How Kim Jones Made Louis Vuitton Cool
Kim Jones, who’s exiting Louis Vuitton after 7 years as men’s artistic director, brought streetwear to the fashion house and made it one of the most important luxury labels today.
On Thursday, Kim Jones, one of the most important designers in menswear right now, took his final bow. It was announced earlier this week that he was leaving his post as artistic men’s director at Louis Vuitton.
Since 2011, Jones has designed the French fashion house’s menswear collections and solidified the label’s place as a leader in the conversation on what’s cool. Forging collaborations with brands like Supreme and Fragment Design, he opened up Louis Vuitton to a new loyal following of streetwear fans and, most notably, gave the label an identity that holds influence and relevance.
His final show, which took place at the Grand Palais, was the perfect display of his streetwear sensibility and knack for turning his exotic travels into beautiful garments. Models walked down the runway in cashmere Flankman-shorts typically worn by American rodeo pro-athletes, which he saw during a trip to Wyoming, several garments with textured prints from aerial shots he took while flying over Kenya, where he grew up, and a knit sweater with the Louis Vuitton logo reconfigured to read “Peace and Love”—perhaps his way of saying goodbye. Of course, he also paid homage to the legacy of Louis Vuitton and Marc Jacobs, who appointed Jones as style director in 2011 and artistic director of menswear after his departure, through Louis Vuitton-monogram trench coats modeled by Naomi Campbell and Kate Moss. “This was really a thank you and reference to @themarcjacobs early 2000s Vuitton and the fact that he was the one that gave me the opportunity to be @louisvuitton love you all xxx,” he wrote on Instagram.
In 1997, Jacobs became the artistic director for Louis Vuitton and introduced the luxury brand’s first ready-to-wear men’s and women’s collection. It would be the first time that Louis Vuitton, a 141-year-old fashion house that mostly catered to consumers who could afford $10,000 trunks, became synonymous with the words “innovative” and “cool.” In 2011, Jacobs famously collaborated with artist and designer Stephen Sprouse on a collection of traditional monogram handbags covered in neon graffiti spelling out the brand’s name. In a 2009 interview with The Guardian, Jacobs told reporter Sarah Mower his mindset behind rebelling: “I had been trying to follow the rules and do what everybody told me until it got to the point where I realized that’s not why I was brought here. I’m here to do something to make this young and cool and contemporary and of the moment…. It had the credibility of the street, but also this sort of style of somebody who was a fashion designer.”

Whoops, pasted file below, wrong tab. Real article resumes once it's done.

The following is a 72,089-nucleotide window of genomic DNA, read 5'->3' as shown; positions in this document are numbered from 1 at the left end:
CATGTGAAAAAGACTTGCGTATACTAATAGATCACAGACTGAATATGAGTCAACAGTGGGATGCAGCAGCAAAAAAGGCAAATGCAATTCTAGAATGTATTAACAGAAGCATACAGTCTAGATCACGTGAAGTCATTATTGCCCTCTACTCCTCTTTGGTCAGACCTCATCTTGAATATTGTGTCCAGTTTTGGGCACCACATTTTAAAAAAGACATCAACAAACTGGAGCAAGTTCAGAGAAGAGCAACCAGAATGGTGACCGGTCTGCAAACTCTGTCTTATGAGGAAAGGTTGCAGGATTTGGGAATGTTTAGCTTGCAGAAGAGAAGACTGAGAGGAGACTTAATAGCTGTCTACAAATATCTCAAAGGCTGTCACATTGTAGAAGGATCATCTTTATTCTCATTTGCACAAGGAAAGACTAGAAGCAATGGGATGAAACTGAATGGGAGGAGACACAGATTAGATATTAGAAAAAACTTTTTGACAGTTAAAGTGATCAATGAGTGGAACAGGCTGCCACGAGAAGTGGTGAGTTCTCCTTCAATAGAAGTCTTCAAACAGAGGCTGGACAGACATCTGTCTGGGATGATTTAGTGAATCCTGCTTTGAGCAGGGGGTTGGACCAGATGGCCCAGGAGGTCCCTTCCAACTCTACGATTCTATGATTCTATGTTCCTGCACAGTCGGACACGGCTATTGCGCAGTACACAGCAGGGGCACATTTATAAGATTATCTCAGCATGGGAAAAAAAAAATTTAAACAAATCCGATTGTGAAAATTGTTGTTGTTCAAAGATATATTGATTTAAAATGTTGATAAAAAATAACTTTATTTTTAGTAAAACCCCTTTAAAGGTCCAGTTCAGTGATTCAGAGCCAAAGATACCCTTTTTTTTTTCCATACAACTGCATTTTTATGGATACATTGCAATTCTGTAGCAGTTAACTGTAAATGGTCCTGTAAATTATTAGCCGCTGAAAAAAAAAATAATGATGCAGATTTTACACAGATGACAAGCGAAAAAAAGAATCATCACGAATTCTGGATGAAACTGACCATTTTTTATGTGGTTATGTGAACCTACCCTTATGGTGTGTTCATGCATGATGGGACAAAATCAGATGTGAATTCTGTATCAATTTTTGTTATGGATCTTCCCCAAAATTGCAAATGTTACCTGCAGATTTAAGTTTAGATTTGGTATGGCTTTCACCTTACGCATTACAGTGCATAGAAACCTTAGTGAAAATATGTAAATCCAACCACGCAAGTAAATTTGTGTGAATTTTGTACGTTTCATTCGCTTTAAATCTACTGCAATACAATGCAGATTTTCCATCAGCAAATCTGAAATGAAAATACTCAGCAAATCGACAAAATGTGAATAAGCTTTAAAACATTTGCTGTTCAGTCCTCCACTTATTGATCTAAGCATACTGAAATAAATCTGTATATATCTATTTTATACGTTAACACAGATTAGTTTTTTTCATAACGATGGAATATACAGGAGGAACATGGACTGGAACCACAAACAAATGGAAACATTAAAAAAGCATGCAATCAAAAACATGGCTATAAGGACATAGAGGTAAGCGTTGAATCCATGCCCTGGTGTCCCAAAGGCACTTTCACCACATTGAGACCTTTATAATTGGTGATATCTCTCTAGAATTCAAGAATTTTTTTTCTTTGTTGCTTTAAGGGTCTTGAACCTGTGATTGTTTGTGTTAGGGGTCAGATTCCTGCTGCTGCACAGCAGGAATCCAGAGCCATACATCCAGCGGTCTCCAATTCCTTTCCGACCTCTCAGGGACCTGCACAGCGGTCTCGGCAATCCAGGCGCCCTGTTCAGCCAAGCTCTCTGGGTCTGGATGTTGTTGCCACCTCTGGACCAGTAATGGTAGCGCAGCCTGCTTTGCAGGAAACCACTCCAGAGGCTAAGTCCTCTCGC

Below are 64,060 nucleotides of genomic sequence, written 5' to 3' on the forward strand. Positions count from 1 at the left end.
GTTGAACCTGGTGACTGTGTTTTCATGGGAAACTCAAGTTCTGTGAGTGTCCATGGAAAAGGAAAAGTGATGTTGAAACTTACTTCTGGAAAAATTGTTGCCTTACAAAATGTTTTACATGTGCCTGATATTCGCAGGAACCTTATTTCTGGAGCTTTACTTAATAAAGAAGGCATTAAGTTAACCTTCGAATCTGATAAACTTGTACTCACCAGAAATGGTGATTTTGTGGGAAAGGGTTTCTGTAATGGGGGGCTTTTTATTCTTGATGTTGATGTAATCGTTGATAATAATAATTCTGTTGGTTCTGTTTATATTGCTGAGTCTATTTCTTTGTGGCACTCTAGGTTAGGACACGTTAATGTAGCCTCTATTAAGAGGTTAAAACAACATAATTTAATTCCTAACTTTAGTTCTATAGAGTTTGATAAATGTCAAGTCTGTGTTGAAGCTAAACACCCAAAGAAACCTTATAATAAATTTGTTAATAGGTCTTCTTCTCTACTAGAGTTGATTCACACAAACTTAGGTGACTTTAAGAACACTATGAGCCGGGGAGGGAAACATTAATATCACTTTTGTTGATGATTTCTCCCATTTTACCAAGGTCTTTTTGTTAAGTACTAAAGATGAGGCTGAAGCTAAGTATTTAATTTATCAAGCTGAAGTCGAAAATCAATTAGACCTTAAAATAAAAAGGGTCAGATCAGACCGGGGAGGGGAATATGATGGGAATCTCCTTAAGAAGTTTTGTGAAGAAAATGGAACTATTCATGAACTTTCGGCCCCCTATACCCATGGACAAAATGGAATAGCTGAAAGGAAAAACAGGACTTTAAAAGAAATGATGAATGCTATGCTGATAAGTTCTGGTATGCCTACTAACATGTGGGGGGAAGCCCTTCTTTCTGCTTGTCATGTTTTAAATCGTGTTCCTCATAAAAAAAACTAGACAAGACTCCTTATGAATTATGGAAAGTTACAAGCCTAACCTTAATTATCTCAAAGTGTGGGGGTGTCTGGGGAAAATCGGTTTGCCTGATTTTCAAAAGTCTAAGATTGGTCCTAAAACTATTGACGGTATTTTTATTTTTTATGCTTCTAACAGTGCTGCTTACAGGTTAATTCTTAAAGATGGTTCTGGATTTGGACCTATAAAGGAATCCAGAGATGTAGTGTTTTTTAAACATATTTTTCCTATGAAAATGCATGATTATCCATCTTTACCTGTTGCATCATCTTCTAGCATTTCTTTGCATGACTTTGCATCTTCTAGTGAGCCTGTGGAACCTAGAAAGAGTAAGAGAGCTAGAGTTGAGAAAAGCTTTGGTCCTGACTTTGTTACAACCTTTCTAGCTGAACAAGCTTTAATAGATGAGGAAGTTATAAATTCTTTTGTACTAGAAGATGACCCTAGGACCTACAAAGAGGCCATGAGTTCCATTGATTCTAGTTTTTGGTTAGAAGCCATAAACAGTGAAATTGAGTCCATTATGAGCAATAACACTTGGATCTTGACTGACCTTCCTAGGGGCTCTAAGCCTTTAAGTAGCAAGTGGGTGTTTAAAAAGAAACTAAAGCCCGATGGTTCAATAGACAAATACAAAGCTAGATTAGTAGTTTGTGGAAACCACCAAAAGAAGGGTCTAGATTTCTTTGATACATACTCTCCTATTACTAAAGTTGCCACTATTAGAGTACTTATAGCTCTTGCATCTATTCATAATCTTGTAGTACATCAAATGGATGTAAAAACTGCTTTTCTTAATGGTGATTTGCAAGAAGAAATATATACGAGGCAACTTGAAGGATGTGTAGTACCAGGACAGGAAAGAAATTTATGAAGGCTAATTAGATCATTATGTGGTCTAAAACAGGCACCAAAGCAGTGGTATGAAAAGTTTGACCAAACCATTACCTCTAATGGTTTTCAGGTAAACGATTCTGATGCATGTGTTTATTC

During his 16-year tenure at Louis Vuitton, Jacobs went on to work with artists Richard Prince, Takashi Murakami, and Yayoi Kusama. Through these collaborations, he authentically was able to tap into a younger customer base.
But if Jacobs paved the way for legacy brands to put art on the runways and in stores, Jones was responsible for bringing streetwear to the storied fashion house and, arguably, high-fashion. He sent models down the runway in denim designed in collaboration with Japanese label Kapital for Spring 2013. His Spring 2015 collection, which included a bright pink bomber jacket inspired by his travels to India. His Fall 2015 line was dedicated to his favorite designer, Christopher Nemeth, who also had a knack for mixing high-fashion with street. He also designed two insanely successful collaborations with Hiroshi Fujiwara’s Fragment Design and Supreme.
The high-fashion industry might be accepting streetwear now and, in some cases, even borrowing from the culture but Louis Vuitton, under Jones, was a trailblazer in this. A genuine fan of streetwear himself, he has spoken about admiring not labels like just Helmut Lang and Alexander McQueen but also A Bathing Ape, Supreme, and Good Enough. While in college at Central Saint Martins, he worked at Gimme5, a company that introduced him to Japanese designers Jun Takahashi, Fujiwara, and Nigo. A decade before his stint at Vuitton, he mixed his love for streetwear with high-fashion fabrics on the runway for his own eponymous label from 2003 until 2008. At one point, he was even involved in Kanye’s defunct clothing label Pastelle, which helped foster his friendships with West and Off-White’s Virgil Abloh. “Some critics say that I’m just jumping on the bandwagon, but actually I’m not,” he said about his connection to streetwear, specifically Supreme, in an interview with South China Morning Post. “It’s always been part of my DNA.”
Jones’ strength, in addition to his obvious talent and skill in design, has been being able to captivate young consumers—without alienating Louis Vuitton’s older shoppers. According to Fashionista, LVMH’s profit increased by 23% in the first half of 2017 largely due to Louis Vuitton’s collaboration with Supreme. “We get lots of fashion kids, lots of classic men and some sort of older, cooler guys and some really traditional men, and I have to cover everybody,” he toldEsquire. “There are three or four collections in the store at the same time. I’m aware that I have to dress someone who’s either 16 or 60.”
It’s unclear where Jones will go next, though there are rumors he may potentially head to Burberry, which announced last October that its designer, Christopher Bailey, was exiting the brand. But it’s undeniable that he re-invigorated Louis Vuitton’s men’s line for a younger generation. Louis Vuitton, under Jones’ direction, disrupted what luxury menswear could look like.